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    • I’m very much hoping that I never need to buy another. I originally was thinking about buying a new simple one, but when Annette was able to give me a specific model to look for and offered to help if I had problems (assuring me that it’s possible to do most of the maintenance at home) I decided to give it a go.

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  2. I’m glad to say that I’ve never thrown a sewing machine away. I’ve owned three in my life, and of those, two were already second hand, and I managed to re-home them successfully. I bought my current machine new 12 years ago, and though on occasion I eye other new machines with additional features wistfully, I wouldn’t dream of getting rid of this one; it’s working perfectly and it does 90% of the things I want it to do perfectly. Just because my sewing has become more ambitious, it doesn’t mean I have to retire an old friend. The overlocker I use belonged to the Husband’s grandmother, so is at least 20 years old, but is also working beautifully after a very extensive servicing. New isn’t necessarily better…

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    • My overlocker was new although on reflection I could almost certainly have got one secondhand, but my general sewing needs are simple so this Bernina seemed the ideal choice. I still have the old Singer as a back-up but maybe it will go to a new home one day.

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  3. Heartwarming!

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  4. Have fun with her 🙂

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  5. Jo

     /  January 2, 2019

    Fantastic! How nice to share this knowledge and find one too! I have written the model name down jic 😊🐸 Happy sewing 🧵

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  6. What a lucky find – Berninas seem to be the holy grail of sewing machines.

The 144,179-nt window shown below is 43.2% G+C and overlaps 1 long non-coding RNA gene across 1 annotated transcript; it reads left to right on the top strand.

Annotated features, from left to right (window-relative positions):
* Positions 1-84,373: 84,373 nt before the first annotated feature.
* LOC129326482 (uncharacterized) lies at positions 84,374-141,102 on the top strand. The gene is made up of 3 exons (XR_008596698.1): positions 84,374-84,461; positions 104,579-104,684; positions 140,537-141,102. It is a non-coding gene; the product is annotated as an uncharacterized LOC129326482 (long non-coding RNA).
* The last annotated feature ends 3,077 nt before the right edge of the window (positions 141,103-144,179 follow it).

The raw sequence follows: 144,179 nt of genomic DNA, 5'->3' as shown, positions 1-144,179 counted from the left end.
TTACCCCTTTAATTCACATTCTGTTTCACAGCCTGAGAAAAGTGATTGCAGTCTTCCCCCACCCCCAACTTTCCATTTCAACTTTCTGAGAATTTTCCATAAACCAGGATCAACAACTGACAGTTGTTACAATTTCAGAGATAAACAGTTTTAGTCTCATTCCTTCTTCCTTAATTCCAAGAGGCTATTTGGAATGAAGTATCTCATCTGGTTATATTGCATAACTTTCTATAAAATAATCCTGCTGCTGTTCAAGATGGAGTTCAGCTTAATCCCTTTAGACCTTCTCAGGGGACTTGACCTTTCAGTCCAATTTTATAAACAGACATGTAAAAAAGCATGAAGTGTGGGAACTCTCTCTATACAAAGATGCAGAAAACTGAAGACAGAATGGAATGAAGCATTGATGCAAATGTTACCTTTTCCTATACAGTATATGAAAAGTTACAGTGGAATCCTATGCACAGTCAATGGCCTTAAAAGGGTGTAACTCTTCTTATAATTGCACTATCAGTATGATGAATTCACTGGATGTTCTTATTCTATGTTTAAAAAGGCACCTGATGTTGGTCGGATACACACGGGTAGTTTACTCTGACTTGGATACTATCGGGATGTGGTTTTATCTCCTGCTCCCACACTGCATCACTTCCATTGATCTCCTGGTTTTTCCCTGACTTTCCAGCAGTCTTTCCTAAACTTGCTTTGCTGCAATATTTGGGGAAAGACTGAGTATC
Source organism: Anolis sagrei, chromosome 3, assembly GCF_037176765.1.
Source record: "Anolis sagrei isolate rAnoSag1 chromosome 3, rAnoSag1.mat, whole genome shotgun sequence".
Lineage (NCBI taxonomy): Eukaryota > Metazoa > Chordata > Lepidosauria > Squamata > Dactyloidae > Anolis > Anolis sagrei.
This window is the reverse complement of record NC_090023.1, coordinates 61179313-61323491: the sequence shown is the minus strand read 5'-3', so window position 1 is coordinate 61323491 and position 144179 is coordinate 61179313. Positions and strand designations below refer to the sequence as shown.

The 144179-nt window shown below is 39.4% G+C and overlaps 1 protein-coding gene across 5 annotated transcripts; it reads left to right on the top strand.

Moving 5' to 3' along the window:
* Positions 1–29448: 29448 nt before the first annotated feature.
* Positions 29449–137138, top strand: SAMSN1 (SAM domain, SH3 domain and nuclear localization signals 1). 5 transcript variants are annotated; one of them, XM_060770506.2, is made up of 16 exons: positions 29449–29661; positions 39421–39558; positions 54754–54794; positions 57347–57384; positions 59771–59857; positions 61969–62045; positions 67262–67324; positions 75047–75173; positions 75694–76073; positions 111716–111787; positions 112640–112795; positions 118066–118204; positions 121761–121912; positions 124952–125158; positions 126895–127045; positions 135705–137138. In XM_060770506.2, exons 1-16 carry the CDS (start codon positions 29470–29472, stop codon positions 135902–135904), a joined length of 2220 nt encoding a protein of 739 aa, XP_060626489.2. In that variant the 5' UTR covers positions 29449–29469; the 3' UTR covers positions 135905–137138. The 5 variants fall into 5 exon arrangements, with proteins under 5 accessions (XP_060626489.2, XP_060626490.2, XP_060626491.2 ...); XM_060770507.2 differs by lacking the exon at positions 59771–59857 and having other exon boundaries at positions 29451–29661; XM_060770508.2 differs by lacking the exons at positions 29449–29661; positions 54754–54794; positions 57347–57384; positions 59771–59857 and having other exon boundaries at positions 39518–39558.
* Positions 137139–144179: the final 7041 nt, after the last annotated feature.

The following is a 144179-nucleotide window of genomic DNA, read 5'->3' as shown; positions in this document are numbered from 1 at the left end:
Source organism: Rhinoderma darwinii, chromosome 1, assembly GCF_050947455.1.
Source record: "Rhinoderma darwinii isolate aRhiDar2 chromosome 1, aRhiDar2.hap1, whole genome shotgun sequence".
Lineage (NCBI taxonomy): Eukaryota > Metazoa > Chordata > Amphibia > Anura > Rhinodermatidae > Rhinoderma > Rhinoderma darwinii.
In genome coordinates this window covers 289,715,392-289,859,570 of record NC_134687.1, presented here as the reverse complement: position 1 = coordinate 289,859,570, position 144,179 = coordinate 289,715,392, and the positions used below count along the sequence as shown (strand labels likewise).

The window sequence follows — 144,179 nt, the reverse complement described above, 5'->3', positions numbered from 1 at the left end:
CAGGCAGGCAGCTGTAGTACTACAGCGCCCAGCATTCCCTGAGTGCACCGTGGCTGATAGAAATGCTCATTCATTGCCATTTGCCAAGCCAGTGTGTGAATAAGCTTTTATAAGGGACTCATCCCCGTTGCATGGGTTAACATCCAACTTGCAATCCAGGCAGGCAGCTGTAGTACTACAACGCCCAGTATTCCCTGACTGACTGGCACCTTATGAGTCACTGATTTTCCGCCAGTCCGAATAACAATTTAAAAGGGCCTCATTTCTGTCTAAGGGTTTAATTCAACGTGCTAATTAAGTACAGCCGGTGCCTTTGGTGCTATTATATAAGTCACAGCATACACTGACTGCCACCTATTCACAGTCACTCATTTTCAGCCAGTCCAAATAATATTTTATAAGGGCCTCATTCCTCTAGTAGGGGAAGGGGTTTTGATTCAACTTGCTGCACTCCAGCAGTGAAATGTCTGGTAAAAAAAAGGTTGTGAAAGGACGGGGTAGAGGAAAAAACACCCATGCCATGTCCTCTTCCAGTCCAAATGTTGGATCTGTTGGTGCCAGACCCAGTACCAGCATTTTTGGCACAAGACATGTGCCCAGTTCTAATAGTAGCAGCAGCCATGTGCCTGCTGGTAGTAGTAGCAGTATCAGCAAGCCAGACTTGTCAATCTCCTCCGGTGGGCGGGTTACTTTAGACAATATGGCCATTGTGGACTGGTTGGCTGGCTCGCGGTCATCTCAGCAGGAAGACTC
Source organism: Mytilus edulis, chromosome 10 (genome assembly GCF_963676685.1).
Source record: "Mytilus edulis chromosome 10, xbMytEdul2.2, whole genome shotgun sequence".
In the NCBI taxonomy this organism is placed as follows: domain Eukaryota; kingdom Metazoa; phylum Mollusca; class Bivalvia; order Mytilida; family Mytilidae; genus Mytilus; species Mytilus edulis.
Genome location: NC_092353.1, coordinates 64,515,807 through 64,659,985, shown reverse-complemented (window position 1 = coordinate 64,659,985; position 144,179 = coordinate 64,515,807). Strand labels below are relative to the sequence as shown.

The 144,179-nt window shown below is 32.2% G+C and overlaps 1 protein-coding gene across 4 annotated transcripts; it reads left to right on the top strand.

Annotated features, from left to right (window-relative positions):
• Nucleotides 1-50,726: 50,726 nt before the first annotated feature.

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  7. What a marvellous find! Happy continued sewing 😊

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  8. What a fabulous find – I simply love my Bernina! Have fun stitching in 2019.

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  9. Shirley

     /  January 2, 2019

    How lovely, enjoy

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  10. I had a second hand Bernina and it was wonderful till it ignited itself and died a death. Enjoy your new to you machine and I for one would love to know what you are sewing please.

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  11. Patricia Collins

     /  January 3, 2019

    Please don’t be tempted to use your Singer bobbins on your Bernina. It’s a false economy. Let them go with the Singer.

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    • When it arrived there was a Singer bobbin in it, but I bought some Bernina ones because I quickly discovered that it did not run smoothly. Interestingly in the box of accessories there were some Singer feet as well as the Bernina ones, so the lady who owned it must also have had a Singer too.

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  12. It was meant to be ~ the right machine within pick-up distance and the fabulous cabinet as well. There will be many miles of happy sewing in your future ☺️.